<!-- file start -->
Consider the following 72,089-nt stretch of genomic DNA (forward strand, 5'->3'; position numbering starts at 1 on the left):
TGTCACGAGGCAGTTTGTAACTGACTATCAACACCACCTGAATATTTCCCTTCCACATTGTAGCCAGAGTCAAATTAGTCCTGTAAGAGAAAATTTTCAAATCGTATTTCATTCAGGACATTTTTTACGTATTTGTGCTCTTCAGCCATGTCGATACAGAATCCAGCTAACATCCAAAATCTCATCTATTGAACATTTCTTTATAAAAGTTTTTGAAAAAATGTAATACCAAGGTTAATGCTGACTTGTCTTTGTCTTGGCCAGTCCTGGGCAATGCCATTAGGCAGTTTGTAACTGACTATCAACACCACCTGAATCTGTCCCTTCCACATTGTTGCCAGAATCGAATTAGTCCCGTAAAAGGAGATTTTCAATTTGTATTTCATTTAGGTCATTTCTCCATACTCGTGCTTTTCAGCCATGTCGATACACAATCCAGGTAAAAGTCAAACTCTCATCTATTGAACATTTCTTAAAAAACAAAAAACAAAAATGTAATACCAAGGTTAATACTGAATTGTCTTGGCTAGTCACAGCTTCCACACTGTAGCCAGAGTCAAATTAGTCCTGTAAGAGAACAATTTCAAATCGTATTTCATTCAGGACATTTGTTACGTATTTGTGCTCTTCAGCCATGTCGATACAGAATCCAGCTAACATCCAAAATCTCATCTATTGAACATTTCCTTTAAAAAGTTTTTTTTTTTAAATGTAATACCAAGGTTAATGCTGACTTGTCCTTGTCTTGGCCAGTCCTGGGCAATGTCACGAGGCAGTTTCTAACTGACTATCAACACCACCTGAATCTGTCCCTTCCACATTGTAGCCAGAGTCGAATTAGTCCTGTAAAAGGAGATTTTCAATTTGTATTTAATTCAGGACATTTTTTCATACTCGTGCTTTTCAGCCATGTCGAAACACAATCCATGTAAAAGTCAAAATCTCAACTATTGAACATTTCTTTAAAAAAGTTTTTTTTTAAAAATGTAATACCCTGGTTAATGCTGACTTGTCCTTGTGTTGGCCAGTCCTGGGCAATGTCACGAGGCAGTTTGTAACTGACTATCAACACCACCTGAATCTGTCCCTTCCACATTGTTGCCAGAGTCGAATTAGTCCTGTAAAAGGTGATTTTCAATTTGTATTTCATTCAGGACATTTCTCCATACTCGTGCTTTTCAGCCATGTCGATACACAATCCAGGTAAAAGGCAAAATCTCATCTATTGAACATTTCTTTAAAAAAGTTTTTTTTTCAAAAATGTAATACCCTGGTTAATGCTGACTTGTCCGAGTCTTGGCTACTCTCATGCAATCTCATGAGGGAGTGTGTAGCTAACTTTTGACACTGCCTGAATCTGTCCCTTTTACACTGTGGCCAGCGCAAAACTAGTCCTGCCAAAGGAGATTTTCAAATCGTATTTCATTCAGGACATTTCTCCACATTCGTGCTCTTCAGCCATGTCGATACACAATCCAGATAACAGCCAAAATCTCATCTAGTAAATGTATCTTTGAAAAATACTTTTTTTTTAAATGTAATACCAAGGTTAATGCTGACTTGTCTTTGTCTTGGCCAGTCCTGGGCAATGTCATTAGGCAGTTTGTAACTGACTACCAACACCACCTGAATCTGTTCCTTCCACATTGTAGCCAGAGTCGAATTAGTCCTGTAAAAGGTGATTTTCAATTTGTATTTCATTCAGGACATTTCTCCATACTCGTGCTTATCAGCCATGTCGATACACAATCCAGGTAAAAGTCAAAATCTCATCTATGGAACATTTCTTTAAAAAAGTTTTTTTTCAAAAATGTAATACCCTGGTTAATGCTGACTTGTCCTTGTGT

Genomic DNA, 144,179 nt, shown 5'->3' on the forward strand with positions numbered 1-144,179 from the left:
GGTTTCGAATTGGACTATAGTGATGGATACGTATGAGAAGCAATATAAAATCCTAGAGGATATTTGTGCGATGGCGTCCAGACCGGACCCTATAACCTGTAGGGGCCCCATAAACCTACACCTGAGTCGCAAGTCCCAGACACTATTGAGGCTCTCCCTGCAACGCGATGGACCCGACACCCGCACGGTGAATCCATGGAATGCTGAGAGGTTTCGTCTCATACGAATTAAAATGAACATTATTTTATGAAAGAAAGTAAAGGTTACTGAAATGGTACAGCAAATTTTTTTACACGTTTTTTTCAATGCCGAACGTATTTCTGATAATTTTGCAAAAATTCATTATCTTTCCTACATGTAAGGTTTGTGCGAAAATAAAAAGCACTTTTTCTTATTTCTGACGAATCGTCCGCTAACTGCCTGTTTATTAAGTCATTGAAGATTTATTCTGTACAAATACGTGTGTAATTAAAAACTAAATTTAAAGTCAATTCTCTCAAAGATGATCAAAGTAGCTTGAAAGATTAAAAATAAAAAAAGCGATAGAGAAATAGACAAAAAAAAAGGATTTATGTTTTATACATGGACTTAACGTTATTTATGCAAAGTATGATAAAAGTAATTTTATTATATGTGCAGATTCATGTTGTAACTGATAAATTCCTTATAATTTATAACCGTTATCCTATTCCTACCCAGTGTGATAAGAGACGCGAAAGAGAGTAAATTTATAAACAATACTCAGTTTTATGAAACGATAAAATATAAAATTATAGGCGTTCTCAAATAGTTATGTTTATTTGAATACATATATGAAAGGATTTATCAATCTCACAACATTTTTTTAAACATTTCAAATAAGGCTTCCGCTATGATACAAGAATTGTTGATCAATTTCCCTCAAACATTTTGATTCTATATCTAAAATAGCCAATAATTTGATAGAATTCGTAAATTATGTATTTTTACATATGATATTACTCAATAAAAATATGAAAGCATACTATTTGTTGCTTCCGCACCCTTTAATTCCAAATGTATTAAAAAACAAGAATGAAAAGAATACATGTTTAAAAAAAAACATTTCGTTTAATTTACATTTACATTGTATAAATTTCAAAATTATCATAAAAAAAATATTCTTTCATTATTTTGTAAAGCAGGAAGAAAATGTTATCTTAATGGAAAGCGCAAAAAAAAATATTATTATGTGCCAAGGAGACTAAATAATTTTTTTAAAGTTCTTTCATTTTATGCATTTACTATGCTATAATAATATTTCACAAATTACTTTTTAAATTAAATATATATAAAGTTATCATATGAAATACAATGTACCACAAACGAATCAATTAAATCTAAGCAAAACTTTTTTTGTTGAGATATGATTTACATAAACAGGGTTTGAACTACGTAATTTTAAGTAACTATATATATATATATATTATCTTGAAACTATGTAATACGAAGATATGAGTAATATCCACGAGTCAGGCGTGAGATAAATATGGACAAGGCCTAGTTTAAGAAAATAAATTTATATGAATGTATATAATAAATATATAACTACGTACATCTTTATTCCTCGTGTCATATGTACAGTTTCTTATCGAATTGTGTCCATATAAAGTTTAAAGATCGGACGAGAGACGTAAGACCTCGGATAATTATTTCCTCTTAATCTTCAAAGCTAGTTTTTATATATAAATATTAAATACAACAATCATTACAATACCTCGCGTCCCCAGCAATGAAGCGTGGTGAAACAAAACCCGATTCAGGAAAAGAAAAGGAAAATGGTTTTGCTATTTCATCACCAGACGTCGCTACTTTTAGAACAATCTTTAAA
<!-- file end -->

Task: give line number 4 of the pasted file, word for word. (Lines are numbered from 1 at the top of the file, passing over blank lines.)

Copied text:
GGTTTCGAATTGGACTATAGTGATGGATACGTATGAGAAGCAATATAAAATCCTAGAGGATATTTGTGCGATGGCGTCCAGACCGGACCCTATAACCTGTAGGGGCCCCATAAACCTACACCTGAGTCGCAAGTCCCAGACACTATTGAGGCTCTCCCTGCAACGCGATGGACCCGACACCCGCACGGTGAATCCATGGAATGCTGAGAGGTTTCGTCTCATACGAATTAAAATGAACATTATTTTATGAAAGAAAGTAAAGGTTACTGAAATGGTACAGCAAATTTTTTTACACGTTTTTTTCAATGCCGAACGTATTTCTGATAATTTTGCAAAAATTCATTATCTTTCCTACATGTAAGGTTTGTGCGAAAATAAAAAGCACTTTTTCTTATTTCTGACGAATCGTCCGCTAACTGCCTGTTTATTAAGTCATTGAAGATTTATTCTGTACAAATACGTGTGTAATTAAAAACTAAATTTAAAGTCAATTCTCTCAAAGATGATCAAAGTAGCTTGAAAGATTAAAAATAAAAAAAGCGATAGAGAAATAGACAAAAAAAAAGGATTTATGTTTTATACATGGACTTAACGTTATTTATGCAAAGTATGATAAAAGTAATTTTATTATATGTGCAGATTCATGTTGTAACTGATAAATTCCTTATAATTTATAACCGTTATCCTATTCCTACCCAGTGTGATAAGAGACGCGAAAGAGAGTAAATTTATAAACAATACTCAGTTTTATGAAACGATAAAATATAAAATTATAGGCGTTCTCAAATAGTTATGTTTATTTGAATACATATATGAAAGGATTTATCAATCTCACAACATTTTTTTAAACATTTCAAATAAGGCTTCCGCTATGATACAAGAATTGTTGATCAATTTCCCTCAAACATTTTGATTCTATATCTAAAATAGCCAATAATTTGATAGAATTCGTAAATTATGTATTTTTACATATGATATTACTCAATAAAAATATGAAAGCATACTATTTGTTGCTTCCGCACCCTTTAATTCCAAATGTATTAAAAAACAAGAATGAAAAGAATACATGTTTAAAAAAAAACATTTCGTTTAATTTACATTTACATTGTATAAATTTCAAAATTATCATAAAAAAAATATTCTTTCATTATTTTGTAAAGCAGGAAGAAAATGTTATCTTAATGGAAAGCGCAAAAAAAAATATTATTATGTGCCAAGGAGACTAAATAATTTTTTTAAAGTTCTTTCATTTTATGCATTTACTATGCTATAATAATATTTCACAAATTACTTTTTAAATTAAATATATATAAAGTTATCATATGAAATACAATGTACCACAAACGAATCAATTAAATCTAAGCAAAACTTTTTTTGTTGAGATATGATTTACATAAACAGGGTTTGAACTACGTAATTTTAAGTAACTATATATATATATATATTATCTTGAAACTATGTAATACGAAGATATGAGTAATATCCACGAGTCAGGCGTGAGATAAATATGGACAAGGCCTAGTTTAAGAAAATAAATTTATATGAATGTATATAATAAATATATAACTACGTACATCTTTATTCCTCGTGTCATATGTACAGTTTCTTATCGAATTGTGTCCATATAAAGTTTAAAGATCGGACGAGAGACGTAAGACCTCGGATAATTATTTCCTCTTAATCTTCAAAGCTAGTTTTTATATATAAATATTAAATACAACAATCATTACAATACCTCGCGTCCCCAGCAATGAAGCGTGGTGAAACAAAACCCGATTCAGGAAAAGAAAAGGAAAATGGTTTTGCTATTTCATCACCAGACGTCGCTACTTTTAGAACAATCTTTAAA